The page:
Philadelphia to Seattle: A Tale of Two Agencies

Fifty agencies in 31 countries across six continents make up the Public Relations Global Network (PRGN). Celebrating its 25th year, PRGN is a group of public relations agencies from around the world, fueled by one mission, “to combine the expertise of the finest in-market communications specialists in a very connected network capable of providing best in-class communications services around the world.”

I was a member of Public Relations Society of America (PRSA) while earning my undergraduate degree at Purdue, but I had never heard of PRGN – not until the summer after graduation when I took an internship with Buchanan Public Relations (BPR) in Philadelphia, PA. The more I learned, the more I was fascinated by this web of PR pros who aim to support each other, rather than compete against one another – short of friendly rivalries, of course. As I am now a Production Assistant with The Fearey Group (Fearey), I have to think; how fortunate am I to have been able to work for not one, but two PRGN agencies? While there have been a myriad of discoveries and lessons learned along the way, I would like to shed light on the five that I deem to be the most important.

  1. No agency is the same

In an ever-evolving field like PR, this one came as no surprise to me. Different firms offer expertise in different industries. Working at both BPR and Fearey, I’ve had the chance to acquire knowledge in industries I had previously never set foot in. Similarly, different firms adopt different habits or best practices. For example, I used a certain program to track broadcast coverage at BPR, and now use a completely different program for the same purpose at Fearey. Because of this, I am well-versed with both of these programs, which will greatly help me throughout the duration of my PR career.

While these two firms operate in ways that are unique from one another, both teams are still phenomenal at what they do. These differences across the entire network can also provide an excellent source for collaboration. If one firm decides to enter a new realm, another firm is available to help them dive right in, offering up advice and best practices.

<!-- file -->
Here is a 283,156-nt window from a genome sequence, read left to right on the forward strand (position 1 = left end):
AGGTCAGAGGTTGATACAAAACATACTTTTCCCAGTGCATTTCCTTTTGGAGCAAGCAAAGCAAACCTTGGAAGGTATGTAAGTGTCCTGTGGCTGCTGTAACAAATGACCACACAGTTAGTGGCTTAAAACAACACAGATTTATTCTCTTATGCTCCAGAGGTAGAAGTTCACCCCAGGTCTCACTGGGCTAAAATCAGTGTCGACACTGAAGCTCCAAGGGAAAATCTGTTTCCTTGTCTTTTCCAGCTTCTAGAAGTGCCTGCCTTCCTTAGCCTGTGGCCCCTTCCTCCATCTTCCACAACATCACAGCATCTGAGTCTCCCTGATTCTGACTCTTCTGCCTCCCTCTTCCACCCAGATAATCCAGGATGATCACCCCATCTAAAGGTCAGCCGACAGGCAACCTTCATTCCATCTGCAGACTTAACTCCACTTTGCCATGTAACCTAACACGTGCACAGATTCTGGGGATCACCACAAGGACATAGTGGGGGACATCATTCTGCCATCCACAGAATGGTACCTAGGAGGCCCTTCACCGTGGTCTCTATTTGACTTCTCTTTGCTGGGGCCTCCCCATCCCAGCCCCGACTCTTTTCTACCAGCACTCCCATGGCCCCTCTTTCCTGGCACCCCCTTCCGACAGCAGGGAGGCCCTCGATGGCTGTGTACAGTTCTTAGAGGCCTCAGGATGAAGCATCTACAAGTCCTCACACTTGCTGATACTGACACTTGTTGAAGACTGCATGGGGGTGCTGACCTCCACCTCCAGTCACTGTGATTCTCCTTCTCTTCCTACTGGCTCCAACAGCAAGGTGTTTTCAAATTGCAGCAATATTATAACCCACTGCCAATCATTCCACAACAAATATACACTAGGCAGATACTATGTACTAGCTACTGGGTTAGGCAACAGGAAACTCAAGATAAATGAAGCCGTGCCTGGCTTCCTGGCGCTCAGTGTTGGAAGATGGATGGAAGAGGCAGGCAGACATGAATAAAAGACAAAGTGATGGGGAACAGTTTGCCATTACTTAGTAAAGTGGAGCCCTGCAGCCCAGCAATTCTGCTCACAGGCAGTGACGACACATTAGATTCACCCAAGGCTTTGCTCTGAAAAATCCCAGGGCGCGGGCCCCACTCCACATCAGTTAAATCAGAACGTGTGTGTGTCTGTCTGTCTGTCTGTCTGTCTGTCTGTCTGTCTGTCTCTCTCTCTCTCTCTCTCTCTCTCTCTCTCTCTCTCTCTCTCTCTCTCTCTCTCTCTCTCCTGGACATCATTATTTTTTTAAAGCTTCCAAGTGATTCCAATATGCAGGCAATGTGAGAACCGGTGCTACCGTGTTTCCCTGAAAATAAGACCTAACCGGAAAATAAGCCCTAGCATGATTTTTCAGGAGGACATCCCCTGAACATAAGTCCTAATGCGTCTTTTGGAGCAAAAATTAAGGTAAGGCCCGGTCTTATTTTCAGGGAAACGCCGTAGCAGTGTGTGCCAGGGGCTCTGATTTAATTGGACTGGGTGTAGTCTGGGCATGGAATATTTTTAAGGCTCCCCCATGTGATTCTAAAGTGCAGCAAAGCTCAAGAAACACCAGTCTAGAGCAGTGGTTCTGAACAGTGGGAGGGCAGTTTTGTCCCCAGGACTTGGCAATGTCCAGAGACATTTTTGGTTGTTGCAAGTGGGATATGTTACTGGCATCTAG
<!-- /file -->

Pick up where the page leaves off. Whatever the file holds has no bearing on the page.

1. The impact a strong company culture can have on overall productivity

You often hear horror stories of people who do not get along with some of their coworkers and how constant bickering can disrupt the work environment as a whole. Fortunately for me, this concept is only a myth so far in my career.

For both BPR and Fearey, I have to equate the strong company culture to the emphasis placed on team bonding and connection. At BPR, a point was made to have lunch as a team at least once a week, if not more. At Fearey, the same reigns true, and we also have monthly outings where we get together and do something as a team. Beyond this, both agencies have adopted open door policies and encourage constructive collaboration. These factors make communication substantially more effective and contribute to positive company culture and levels of overall productivity.

  1. “Small” agencies can still have very “large” clients

While at BPR, I had the opportunity to assist on the Bimbo Bakeries USA account, which is the largest bakery in the United States. Here at Fearey, I have been given the opportunity to assist on the NHL Seattle account. While these are exciting accounts to work on, they were won and retained through persistence and loyalty, which runs deep at both agencies. That same loyalty is shown to clients of all sizes, not just the big names. Both teams treat all of their clients as if they are “large clients,” which I think is one key to their success.

  1. Allow yourself to continually learn new things

Because the field of PR is constantly changing, there are often multiple ways something can be done. Furthermore, all PR pros have their own style. Early on in your career, it is imperative to be receptive to the ways your mentors (and others) operate so that you can conduct some trial and error on what works best for you. Every person I have crossed paths with in this field has offered some sort of lesson for me, whether they knew it or not. I have done everything I can to absorb what I have learned to further refine my skillset. Within PRGN specifically, we are constantly surrounded by those we can learn at least one thing from.

  1. The importance of utilizing your network

As I said above, I had not heard of PRGN until this past summer. When I knew I wanted to move away from Indiana, I found BPR online and immediately connected with them. I did not know, then, the PRGN-colored doors that this would open for me. Upon conclusion of my internship with BPR, I knew I wanted to relocate to the wonderful city of Seattle, and I had already heard about Fearey through – you guessed it – PRGN. After sharing this with Anne Buchanan, she provided an introduction to both TFG and Aaron Blank, who is currently serving as PRGN’s president until May 2020. If I had not utilized this stellar network, of which both Fearey and BPR are founding members, I would not be where I am now. I think it’s safe to say I made the right move.

During the last four months alone, I have learned just how strong of an impact PRGN has. Having learned so much in such a short time, I am enthralled with the opportunities and future lessons I have coming my way. I am fortunate to be working for a great agency like Fearey, but also within a network as robust as PRGN.

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